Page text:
Today’s Wonder of the Day was inspired by Holly. Holly Wonders, “How many different kinds of spiders are there?” Thanks for WONDERing with us, Holly!
Hey Wonder Friends! Did you hear about the spider that got a job at Google? Yeah, they heard she was a great web designer!
What better choice could there be to navigate the World Wide Web than an eight-legged spider? Seriously, though, could you imagine working with a spider?
For those of you with arachnophobia (fear of spiders), that might seem like a nightmare. When it comes to creatures we'd want to work with, creepy, crawly, leggy, scary spiders usually aren't high on the list.
There's one type of spider that's probably at the top of the "most feared" list for those with arachnophobia: the tarantula. Based upon movies and television shows, many people believe that tarantulas range in size from as small as a dog to as large as a baby hippopotamus.
Many people also believe they possess fangs dripping with venom deadly enough to kill an average adult. Fortunately, these impressions aren't accurate. Tarantulas do get a bad rap, but that's just to be expected when you're hairy and have eight legs.
The tarantula traces its history to the common wolf spider found in the city of Taranto in southern Italy. Residents of Taranto thought the wolf spider was killing people, but it's not dangerous. Historians believe it was actually the black widow spider that was responsible for deaths in the area.
Nevertheless, residents came up with a unique antidote to its venom: a vigorous dance they called the Tarantella. It is from this dance and town that the name tarantula was born.
When most people think of a tarantula, they think of the Mexican red-kneed tarantula, known scientifically as Brachypelma smithi. There are actually many varieties of spiders classified as tarantulas, though.
Depending upon how they're categorized, spider experts believe there are approximately 650-900 species of tarantulas. True tarantulas belong to the scientific family named Theraphosidae.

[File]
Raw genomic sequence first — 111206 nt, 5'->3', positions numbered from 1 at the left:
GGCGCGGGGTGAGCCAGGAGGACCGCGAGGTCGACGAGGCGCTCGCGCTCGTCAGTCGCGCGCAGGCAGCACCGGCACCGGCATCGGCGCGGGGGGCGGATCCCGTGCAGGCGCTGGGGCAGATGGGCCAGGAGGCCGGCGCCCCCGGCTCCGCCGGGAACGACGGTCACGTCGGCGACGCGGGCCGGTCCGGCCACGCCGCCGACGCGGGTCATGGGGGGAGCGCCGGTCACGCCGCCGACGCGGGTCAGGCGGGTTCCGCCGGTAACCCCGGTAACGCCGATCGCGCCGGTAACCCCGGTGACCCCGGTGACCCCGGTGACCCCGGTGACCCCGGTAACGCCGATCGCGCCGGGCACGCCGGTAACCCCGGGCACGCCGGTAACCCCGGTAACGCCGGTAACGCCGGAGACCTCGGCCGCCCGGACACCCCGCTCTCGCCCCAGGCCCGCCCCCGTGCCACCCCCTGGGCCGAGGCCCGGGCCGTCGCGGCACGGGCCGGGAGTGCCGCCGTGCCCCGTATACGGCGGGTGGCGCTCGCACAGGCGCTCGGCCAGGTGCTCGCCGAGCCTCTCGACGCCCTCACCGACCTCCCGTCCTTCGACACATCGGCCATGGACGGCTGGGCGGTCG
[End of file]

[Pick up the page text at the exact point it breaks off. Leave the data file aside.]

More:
They can be found in warm areas on every continent except Antarctica, with the greatest concentration being found in South America. They often go by other names, such as bird spiders, monkey spiders, baboon spiders, or rain spiders.
As spiders go, they do tend to be big and hairy, but they're usually not as large as people imagine them to be. Most are quite small (less than a couple centimeters long). The exception is the world's largest spider (by mass): the Goliath birdeater (Theraphosa blondi), which can be as large as a dinner plate!
Tarantulas also don't hunt down humans like prey like you may have seen in a scary movie. They're not naturally aggressive and tend to avoid humans.
They do have fangs and venom, which they use to subdue prey, such as insects, other spiders, and small frogs, mice, birds, snakes, and lizards. Their venom isn't deadly to humans, though. For a human, a tarantula bite is similar to a bee sting.
From time to time, you may see what looks like a tarantula but is actually an empty shell. As young tarantulas experience growth spurts, they shed their hard exoskeleton in a process called molting. Most tarantulas molt several times during the first few years of their lives as they grow larger.